Taliban, Pakistani troops fight over downed US drone in South Waziristan

Pakistani soldiers and Taliban fighters clashed over the wreckage of an unmanned US strike aircraft that crashed in the lawless tribal agency of South Waziristan.

The Predator or the more heavily armed Reaper crashed last night in the town of Zangara in the Ladha area of South Waziristan. According to reports from the region, Taliban forces under the command of Azmatullah Diwana seized the wreckage of the drone after it crashed. Although Azmatullah claimed the Taliban shot the aircraft down, the cause of the crash is not yet known.

The Pakistani military dispatched troops to take control of the wreckage after intercepting Taliban radio transmissions. Three Taliban fighters and a Pakistani solider were reported killed in the ensuing clash. Pakistani troops also deployed helicopter gunships to strafe Taliban positions during the fight.

It is unclear whether the drone debris is in the possession of the Pakistani military or the Taliban. Azmatullah claimed his forces repelled the military, while Pakistani security officials claimed they took control of the wreckage.

The crash and the ensuing fight took place in an area that is dominated by the Mehsud tribe and the Movement of the Taliban in Pakistan. Baitullah Mehsud, the group’s founder and first emir, was killed in a Predator airstrike in Zangara in August 2009. Zangara was also the location of a Taliban training camp. The US killed 16 Taliban and al Qaeda fighters in a Predator strike on the Zangara camp on July 7, 2009.

Azmatullah Diwana is another name for Maulvi Azmatullah, the military commander who is number five on the Pakistani military’s list of 20 most-wanted Taliban leaders in South Waziristan. The Taliban’s top leadership in South Waziristan still remains intact. Since the Pakistani military released the list in the fall of 2009, only two Taliban leaders have been killed and one other has been captured.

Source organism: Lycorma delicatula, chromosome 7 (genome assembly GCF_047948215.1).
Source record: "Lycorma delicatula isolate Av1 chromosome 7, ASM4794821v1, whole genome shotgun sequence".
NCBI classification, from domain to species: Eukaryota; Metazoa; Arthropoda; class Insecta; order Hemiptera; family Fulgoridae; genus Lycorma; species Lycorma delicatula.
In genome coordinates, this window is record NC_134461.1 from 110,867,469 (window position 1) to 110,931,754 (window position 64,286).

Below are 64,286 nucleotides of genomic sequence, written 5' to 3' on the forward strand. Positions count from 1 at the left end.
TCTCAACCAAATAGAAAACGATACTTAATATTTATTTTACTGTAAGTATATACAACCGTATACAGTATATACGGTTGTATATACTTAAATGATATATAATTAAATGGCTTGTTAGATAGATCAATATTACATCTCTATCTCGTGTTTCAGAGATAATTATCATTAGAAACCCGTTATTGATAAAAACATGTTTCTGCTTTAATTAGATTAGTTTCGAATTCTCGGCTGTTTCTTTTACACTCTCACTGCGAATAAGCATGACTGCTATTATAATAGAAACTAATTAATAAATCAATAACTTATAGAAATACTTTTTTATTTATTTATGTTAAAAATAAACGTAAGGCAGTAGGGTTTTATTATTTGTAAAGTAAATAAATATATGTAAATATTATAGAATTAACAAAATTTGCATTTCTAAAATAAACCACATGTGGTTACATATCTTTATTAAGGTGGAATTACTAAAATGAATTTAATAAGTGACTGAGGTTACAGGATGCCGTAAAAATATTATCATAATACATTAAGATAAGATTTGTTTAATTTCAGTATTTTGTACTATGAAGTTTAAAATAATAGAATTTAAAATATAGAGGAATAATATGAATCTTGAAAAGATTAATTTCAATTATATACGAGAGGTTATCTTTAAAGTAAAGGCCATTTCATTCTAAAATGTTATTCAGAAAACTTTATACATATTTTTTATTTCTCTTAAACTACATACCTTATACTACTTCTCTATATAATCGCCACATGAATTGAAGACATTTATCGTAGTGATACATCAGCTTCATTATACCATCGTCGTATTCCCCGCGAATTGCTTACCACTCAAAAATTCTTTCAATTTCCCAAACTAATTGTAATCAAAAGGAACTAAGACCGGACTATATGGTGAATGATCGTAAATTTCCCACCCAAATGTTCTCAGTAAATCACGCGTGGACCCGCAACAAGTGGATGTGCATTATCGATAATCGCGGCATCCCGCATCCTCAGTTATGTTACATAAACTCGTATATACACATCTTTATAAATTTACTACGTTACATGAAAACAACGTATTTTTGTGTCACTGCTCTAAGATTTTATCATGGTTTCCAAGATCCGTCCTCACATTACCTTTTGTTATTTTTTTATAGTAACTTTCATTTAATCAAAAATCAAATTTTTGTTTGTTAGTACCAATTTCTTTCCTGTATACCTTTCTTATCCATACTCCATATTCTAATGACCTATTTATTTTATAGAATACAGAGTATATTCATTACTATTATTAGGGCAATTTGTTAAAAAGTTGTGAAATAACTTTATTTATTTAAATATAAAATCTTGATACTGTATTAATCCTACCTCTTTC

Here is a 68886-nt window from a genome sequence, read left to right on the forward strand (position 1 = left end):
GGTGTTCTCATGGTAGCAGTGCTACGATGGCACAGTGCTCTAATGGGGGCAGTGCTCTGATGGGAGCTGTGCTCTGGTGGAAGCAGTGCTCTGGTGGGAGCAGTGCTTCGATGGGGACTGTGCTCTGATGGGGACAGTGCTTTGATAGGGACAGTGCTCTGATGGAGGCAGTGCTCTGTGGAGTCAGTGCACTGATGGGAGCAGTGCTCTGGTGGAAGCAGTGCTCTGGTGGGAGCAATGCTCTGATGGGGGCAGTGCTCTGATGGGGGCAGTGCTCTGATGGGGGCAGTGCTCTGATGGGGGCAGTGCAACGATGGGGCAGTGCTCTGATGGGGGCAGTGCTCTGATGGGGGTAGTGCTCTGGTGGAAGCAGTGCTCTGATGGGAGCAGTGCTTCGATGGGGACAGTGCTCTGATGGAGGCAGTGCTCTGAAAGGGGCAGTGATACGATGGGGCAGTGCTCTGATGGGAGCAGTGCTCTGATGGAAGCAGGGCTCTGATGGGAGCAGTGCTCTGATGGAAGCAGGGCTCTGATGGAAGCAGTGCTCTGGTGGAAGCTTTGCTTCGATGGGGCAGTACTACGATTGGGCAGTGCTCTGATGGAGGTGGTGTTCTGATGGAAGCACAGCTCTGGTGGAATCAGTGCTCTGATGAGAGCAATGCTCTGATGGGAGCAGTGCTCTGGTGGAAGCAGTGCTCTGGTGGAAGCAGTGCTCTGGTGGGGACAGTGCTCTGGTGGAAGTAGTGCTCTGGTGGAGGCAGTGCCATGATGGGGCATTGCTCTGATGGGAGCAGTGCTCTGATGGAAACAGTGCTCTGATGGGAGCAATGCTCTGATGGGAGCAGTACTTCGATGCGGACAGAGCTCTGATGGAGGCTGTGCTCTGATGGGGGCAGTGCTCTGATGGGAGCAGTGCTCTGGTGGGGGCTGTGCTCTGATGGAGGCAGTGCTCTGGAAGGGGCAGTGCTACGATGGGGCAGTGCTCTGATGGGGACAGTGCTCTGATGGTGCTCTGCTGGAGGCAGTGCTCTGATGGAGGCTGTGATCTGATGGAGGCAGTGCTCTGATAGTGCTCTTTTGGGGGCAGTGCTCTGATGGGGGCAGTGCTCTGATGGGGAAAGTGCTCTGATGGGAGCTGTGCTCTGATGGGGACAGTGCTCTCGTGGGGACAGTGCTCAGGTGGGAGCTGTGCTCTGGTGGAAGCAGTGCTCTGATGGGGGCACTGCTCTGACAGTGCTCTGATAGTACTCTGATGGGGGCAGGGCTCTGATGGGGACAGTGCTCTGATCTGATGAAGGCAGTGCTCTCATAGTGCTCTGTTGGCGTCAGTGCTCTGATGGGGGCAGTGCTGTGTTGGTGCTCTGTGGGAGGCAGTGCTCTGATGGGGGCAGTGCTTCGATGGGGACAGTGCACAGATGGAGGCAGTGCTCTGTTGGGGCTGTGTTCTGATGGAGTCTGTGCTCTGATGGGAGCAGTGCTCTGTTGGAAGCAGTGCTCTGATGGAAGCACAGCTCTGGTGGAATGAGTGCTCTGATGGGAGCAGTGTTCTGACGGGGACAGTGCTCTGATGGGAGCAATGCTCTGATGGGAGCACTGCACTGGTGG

In mid-November of 2009, the Pakistani military claimed to have defeated the Movement of the Taliban in Pakistan’s branch in South Waziristan after having launched an operation there. But the Taliban group withdrew its forces from the Mehsud tribal areas and relocated to neighboring tribal areas. Azmatullah’s presence in the Ladha area indicates that the Movement of the Taliban in Pakistan has returned in force to South Waziristan.


Bill Roggio is a Senior Fellow at the Foundation for Defense of Democracies and the Editor of FDD's Long War Journal.

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  • Villiger says:

    Was this at the behest of their Chinese masters?

  • Charu says:

    Translation: China and Saudi Arabia fight over downed US drone.

  • Charley says:

    Shows you Pakistan will act decisively on behalf of the Chinese to get the debris for inspection and reverse engineering.

  • Richard says:

    it is probably better that the AQ have our technology than China, I mean Pakistan. Azmatullah can’t be believed. He would sell his sister as a virgin.
    Why don’t we hit the wreckage with an airstrike?

  • Charles says:

    The question at issue between the taliban and the pakistanis is “who will get the sell the pieces to the chinese”

  • Marlin says:

    I realize that South Waziristan is not the same as North Waziristan where the Pakistani Army has been procrastinating forever about enforcing their will, but it’s pretty funny to see how quickly and how willing they are to go into the Waziristans when there is something there they want. Talk about hypocrisy!

  • Charles Martel says:

    The Taliban want it to showcase in their next propaganda video where they’ll claim to have shot down half the US Air Force, and the Pakis want it to sell to the Chinese. That being the case the Taliban is the lesser of two evils but nonetheless we should obliterate anyone who even comes close to it.

  • ED says: